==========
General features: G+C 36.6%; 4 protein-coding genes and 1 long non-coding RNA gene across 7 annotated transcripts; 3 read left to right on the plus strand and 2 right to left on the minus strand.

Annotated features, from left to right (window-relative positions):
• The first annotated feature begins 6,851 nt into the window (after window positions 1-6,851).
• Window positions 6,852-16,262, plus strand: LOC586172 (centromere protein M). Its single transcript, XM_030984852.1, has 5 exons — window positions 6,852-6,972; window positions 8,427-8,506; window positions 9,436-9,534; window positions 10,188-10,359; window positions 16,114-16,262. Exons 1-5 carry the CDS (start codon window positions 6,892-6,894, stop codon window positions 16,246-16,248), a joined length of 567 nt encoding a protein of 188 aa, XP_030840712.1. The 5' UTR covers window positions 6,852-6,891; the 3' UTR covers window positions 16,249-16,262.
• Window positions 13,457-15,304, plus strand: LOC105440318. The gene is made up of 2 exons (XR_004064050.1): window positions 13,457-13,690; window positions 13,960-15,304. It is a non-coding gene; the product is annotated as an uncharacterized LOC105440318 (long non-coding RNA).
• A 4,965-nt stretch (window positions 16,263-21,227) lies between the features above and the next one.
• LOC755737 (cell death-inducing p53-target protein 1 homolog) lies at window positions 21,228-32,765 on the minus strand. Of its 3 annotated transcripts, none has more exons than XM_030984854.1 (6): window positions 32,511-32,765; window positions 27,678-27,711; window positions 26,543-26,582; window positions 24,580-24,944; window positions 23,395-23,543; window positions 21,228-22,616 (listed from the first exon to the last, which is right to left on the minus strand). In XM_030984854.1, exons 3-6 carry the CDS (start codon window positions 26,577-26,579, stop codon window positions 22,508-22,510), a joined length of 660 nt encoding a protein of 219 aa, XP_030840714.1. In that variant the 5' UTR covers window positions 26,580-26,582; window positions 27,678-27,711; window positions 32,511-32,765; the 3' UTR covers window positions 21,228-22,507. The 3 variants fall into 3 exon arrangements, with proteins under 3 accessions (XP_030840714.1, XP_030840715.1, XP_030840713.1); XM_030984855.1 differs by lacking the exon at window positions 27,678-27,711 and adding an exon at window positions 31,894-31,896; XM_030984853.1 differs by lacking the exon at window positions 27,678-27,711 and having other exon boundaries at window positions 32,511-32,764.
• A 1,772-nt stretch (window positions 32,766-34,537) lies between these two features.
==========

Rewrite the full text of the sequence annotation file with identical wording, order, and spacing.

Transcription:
General features: G+C 36.6%; 4 protein-coding genes and 1 long non-coding RNA gene across 7 annotated transcripts; 3 read left to right on the plus strand and 2 right to left on the minus strand.

Annotated features, from left to right (window-relative positions):
• The first annotated feature begins 6,851 nt into the window (after window positions 1-6,851).
• Window positions 6,852-16,262, plus strand: LOC586172 (centromere protein M). Its single transcript, XM_030984852.1, has 5 exons — window positions 6,852-6,972; window positions 8,427-8,506; window positions 9,436-9,534; window positions 10,188-10,359; window positions 16,114-16,262. Exons 1-5 carry the CDS (start codon window positions 6,892-6,894, stop codon window positions 16,246-16,248), a joined length of 567 nt encoding a protein of 188 aa, XP_030840712.1. The 5' UTR covers window positions 6,852-6,891; the 3' UTR covers window positions 16,249-16,262.
• Window positions 13,457-15,304, plus strand: LOC105440318. The gene is made up of 2 exons (XR_004064050.1): window positions 13,457-13,690; window positions 13,960-15,304. It is a non-coding gene; the product is annotated as an uncharacterized LOC105440318 (long non-coding RNA).
• A 4,965-nt stretch (window positions 16,263-21,227) lies between the features above and the next one.
• LOC755737 (cell death-inducing p53-target protein 1 homolog) lies at window positions 21,228-32,765 on the minus strand. Of its 3 annotated transcripts, none has more exons than XM_030984854.1 (6): window positions 32,511-32,765; window positions 27,678-27,711; window positions 26,543-26,582; window positions 24,580-24,944; window positions 23,395-23,543; window positions 21,228-22,616 (listed from the first exon to the last, which is right to left on the minus strand). In XM_030984854.1, exons 3-6 carry the CDS (start codon window positions 26,577-26,579, stop codon window positions 22,508-22,510), a joined length of 660 nt encoding a protein of 219 aa, XP_030840714.1. In that variant the 5' UTR covers window positions 26,580-26,582; window positions 27,678-27,711; window positions 32,511-32,765; the 3' UTR covers window positions 21,228-22,507. The 3 variants fall into 3 exon arrangements, with proteins under 3 accessions (XP_030840714.1, XP_030840715.1, XP_030840713.1); XM_030984855.1 differs by lacking the exon at window positions 27,678-27,711 and adding an exon at window positions 31,894-31,896; XM_030984853.1 differs by lacking the exon at window positions 27,678-27,711 and having other exon boundaries at window positions 32,511-32,764.
• A 1,772-nt stretch (window positions 32,766-34,537) lies between these two features.